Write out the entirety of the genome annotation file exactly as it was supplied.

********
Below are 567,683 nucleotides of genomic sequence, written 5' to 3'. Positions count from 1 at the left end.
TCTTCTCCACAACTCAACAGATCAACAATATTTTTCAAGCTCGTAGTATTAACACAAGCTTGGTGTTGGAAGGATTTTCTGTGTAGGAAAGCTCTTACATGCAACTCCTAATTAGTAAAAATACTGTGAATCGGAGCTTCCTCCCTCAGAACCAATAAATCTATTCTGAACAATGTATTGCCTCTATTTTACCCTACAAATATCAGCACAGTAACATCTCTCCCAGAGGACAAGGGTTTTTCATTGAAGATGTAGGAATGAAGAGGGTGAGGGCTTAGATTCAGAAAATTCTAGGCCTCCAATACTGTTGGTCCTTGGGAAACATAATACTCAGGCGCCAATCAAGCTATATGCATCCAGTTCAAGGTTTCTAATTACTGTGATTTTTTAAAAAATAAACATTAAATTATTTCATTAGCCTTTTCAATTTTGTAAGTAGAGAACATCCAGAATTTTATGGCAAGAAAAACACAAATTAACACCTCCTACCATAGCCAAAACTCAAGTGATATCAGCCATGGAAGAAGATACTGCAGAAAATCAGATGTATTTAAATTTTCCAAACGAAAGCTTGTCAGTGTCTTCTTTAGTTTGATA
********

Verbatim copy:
Below are 567,683 nucleotides of genomic sequence, written 5' to 3'. Positions count from 1 at the left end.
TCTTCTCCACAACTCAACAGATCAACAATATTTTTCAAGCTCGTAGTATTAACACAAGCTTGGTGTTGGAAGGATTTTCTGTGTAGGAAAGCTCTTACATGCAACTCCTAATTAGTAAAAATACTGTGAATCGGAGCTTCCTCCCTCAGAACCAATAAATCTATTCTGAACAATGTATTGCCTCTATTTTACCCTACAAATATCAGCACAGTAACATCTCTCCCAGAGGACAAGGGTTTTTCATTGAAGATGTAGGAATGAAGAGGGTGAGGGCTTAGATTCAGAAAATTCTAGGCCTCCAATACTGTTGGTCCTTGGGAAACATAATACTCAGGCGCCAATCAAGCTATATGCATCCAGTTCAAGGTTTCTAATTACTGTGATTTTTTAAAAAATAAACATTAAATTATTTCATTAGCCTTTTCAATTTTGTAAGTAGAGAACATCCAGAATTTTATGGCAAGAAAAACACAAATTAACACCTCCTACCATAGCCAAAACTCAAGTGATATCAGCCATGGAAGAAGATACTGCAGAAAATCAGATGTATTTAAATTTTCCAAACGAAAGCTTGTCAGTGTCTTCTTTAGTTTGATA